He is a creature of make believe, Woody Allen. He’s a better actor than anybody from the Actors Studio, and he can be anybody he says he is. Woody Allen? Genius. [pounding on the table with each letter:] F-U-C-K-I-N-G genius.
(Interesting fact: Stritch is moving out of the Carlyle where she has lived for years, and where Allen plays jazz)
You’ve made a fair share of rom-coms and I’m sure you’ve read even more scripts. Have you ever borrowed a tactic from one of these projects and used it your own love life?
That’s a good idea. I mean that’s a good question, not a good idea. No but you know I love Woody Allen so much and I think there’s no better rom-coms than the ones he makes. And I have actually … It’s in “Annie Hall” where he’s like, “So we’ll kiss now and get it over with, and then we’ll go eat.” So it’s not awkward. I did that once on a date and it really backfired. She was like, “Oh, really? Okaaay.” I thought it would be so cool and romantic and I always fantasized about doing that because it’s the worst when you have to engage with a stranger and try to have a conversation and eat and the whole time you’re just thinking about it and after you kiss, there’s this weight that’s been lifted and it’s easier to be yourself, too. So I did it, and I just remember it just backfired and made it weirder that it happened.
Actor and comedian Kevin Nealon recently sat down for an interview with Dom Irrera for the Laugh Factory. They tell a story about meeting Woody Allen and Lorne Michaels for a couple of minutes (at 13:52).
French director François Ozon is famous for directing films such as ‘8 Women‘ and ‘Swimming Pool‘. In a new interview with Wmagazine discussing his latest film, ‘In the House‘, he mentions Woody Allen.
It was interesting when Germain entered the narrative of Claude’s story and began speaking to him. It was reminiscent of Woody Allen.
Of course. But everybody speaks of Woody Allen, but Ingmar Bergman did that first in ‘Wild Strawberries’. Actually it’s a tradition that comes from theater, you see that very often in theater. It was a risk. I didn’t know if it would work. It’s not so usual. Especially when it’s not really comedy. But I think it works very well and it shows how much Germain is involved in the story, he wants to know so much what will happen. I thought my reference to Woody Allen was more in the couple of Jeanne (Kristin Scott Thomas) and Germain, I had in mind Diane Keaton and Woody Allen in the films they did in the Nineties. But I don’t know, in France Woody Allen and Diane Keaton are like gods. I don’t know if in America it’s the same thing?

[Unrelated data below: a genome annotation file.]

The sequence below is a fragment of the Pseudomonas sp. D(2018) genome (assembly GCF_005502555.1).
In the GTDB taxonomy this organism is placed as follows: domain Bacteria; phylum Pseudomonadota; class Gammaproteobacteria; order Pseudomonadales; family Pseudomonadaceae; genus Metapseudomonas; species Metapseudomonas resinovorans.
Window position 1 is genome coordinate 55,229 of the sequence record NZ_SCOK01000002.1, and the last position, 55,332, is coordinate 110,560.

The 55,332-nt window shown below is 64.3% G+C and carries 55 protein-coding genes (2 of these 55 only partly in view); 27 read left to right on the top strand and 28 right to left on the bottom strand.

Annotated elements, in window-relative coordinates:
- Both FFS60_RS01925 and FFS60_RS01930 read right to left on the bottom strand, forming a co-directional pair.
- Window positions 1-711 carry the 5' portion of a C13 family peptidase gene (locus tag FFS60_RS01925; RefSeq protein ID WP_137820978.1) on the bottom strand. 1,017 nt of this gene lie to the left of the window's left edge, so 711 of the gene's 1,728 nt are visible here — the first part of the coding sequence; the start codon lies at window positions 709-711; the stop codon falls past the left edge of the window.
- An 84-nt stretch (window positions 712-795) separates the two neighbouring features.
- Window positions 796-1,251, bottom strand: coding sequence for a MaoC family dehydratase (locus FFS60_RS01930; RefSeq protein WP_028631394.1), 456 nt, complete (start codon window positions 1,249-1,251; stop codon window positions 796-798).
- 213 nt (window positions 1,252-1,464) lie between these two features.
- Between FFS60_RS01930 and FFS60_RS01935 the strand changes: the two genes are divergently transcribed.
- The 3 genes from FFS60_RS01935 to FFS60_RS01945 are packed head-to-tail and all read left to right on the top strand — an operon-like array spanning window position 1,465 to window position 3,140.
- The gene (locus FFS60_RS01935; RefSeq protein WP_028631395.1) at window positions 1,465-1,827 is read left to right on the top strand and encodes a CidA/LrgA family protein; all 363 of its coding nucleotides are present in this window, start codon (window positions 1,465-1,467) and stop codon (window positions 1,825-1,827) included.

Sad news that Alta Films, who distributes Allen’s films in Spain, is close to shutting down. Alta distrubuted Allen’s most recent films in Spain, from You Will Meet A Tall Dark Stranger to the recent “To Rome With Love“.
A great list from Top 10 Films – great director and cinematographer partnerships. Woody Allen’s collaboration with Gordon Willis tied at 7th place. Poor Carlos Di Palma missed out. Willis worked with Allen on 8 films, Di Palma did 12.
A great Whatever Works fan poster for sale.
And one for Sleeper
A fantastic illustration covering some great New York moments in film. We spot five Woody Allen moments – “Manhattan“, “Annie Hall“, Mighty Aphrodite, the out of focus man from “Deconstructing Harry” and Antz. Did we miss any? More info here.
Finally some humour. ‘Iron Man 3‘ was released this month, and we thought director Shane Black did a great job. But CineFix shows us what it might have been like had Woody Allen taken the role. They also cast Larry David as the Mandarin.